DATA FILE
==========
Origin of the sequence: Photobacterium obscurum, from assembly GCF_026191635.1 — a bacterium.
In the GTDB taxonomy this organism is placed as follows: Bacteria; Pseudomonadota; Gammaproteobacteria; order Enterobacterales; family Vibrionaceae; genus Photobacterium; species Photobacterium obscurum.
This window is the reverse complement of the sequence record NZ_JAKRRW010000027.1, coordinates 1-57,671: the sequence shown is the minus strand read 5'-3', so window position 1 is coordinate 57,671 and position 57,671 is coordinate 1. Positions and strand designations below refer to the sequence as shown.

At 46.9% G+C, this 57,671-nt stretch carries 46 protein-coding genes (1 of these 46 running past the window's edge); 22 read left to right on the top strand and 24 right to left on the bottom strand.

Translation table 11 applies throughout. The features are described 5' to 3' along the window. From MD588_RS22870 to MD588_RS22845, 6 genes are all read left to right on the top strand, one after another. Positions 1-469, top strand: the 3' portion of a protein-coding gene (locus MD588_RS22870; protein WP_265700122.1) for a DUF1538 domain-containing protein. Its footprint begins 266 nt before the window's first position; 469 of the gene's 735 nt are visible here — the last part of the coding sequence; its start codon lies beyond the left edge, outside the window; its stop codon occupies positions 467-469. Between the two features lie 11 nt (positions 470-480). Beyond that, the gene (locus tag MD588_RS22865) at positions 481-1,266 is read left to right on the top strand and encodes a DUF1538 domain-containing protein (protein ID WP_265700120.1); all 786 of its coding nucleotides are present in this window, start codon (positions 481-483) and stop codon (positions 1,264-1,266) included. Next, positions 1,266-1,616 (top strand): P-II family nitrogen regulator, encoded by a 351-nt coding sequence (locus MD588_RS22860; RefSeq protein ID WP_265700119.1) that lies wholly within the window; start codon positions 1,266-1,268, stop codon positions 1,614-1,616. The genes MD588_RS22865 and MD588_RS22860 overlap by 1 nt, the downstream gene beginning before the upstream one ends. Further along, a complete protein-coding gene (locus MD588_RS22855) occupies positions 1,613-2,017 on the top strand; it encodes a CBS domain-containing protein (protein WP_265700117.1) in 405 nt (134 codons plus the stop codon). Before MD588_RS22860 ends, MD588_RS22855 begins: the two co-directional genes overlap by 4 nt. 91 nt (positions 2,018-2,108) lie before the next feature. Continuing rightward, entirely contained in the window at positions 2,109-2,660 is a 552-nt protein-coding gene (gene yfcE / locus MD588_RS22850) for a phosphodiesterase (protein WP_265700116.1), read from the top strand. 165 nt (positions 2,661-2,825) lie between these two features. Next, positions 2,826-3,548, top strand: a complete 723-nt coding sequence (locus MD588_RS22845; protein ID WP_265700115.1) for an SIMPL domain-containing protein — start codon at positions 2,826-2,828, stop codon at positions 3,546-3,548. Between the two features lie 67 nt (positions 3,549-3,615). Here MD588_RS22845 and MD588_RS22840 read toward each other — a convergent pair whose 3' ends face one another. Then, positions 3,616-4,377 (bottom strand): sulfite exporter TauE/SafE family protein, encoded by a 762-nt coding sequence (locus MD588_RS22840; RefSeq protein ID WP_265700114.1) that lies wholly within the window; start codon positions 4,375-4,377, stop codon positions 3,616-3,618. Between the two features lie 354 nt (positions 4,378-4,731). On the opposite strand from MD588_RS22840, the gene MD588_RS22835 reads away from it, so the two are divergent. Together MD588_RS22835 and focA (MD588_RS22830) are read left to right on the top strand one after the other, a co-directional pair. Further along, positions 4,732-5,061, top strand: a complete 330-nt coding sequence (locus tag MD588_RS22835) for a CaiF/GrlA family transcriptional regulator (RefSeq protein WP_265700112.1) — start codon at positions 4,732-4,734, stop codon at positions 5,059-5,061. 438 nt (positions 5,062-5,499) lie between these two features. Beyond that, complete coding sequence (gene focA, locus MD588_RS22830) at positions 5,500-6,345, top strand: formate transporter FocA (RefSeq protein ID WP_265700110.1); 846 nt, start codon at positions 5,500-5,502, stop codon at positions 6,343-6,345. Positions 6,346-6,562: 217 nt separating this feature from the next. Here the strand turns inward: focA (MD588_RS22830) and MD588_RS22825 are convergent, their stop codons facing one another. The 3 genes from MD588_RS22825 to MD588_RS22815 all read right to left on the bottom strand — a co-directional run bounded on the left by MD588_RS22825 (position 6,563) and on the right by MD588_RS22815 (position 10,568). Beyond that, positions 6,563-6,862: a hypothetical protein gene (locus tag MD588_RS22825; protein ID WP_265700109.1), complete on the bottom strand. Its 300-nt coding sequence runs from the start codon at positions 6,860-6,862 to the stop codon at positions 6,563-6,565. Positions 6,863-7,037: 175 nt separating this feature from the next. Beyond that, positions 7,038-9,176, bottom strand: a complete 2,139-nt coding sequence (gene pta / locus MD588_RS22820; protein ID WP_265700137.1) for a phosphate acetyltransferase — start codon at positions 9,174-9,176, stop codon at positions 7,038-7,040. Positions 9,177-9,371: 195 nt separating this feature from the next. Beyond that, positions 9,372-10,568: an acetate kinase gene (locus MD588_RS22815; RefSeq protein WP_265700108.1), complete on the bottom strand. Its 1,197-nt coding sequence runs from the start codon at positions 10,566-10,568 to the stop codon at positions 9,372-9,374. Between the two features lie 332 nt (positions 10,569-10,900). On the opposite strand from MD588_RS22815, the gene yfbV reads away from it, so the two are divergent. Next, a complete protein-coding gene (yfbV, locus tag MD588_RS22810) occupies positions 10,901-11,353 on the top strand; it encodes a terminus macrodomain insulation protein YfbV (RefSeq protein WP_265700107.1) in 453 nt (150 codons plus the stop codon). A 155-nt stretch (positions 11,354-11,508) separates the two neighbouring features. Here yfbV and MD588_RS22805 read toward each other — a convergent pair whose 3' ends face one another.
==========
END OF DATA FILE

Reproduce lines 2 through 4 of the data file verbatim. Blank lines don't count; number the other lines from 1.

In the GTDB taxonomy this organism is placed as follows: Bacteria; Pseudomonadota; Gammaproteobacteria; order Enterobacterales; family Vibrionaceae; genus Photobacterium; species Photobacterium obscurum.
This window is the reverse complement of the sequence record NZ_JAKRRW010000027.1, coordinates 1-57,671: the sequence shown is the minus strand read 5'-3', so window position 1 is coordinate 57,671 and position 57,671 is coordinate 1. Positions and strand designations below refer to the sequence as shown.

At 46.9% G+C, this 57,671-nt stretch carries 46 protein-coding genes (1 of these 46 running past the window's edge); 22 read left to right on the top strand and 24 right to left on the bottom strand.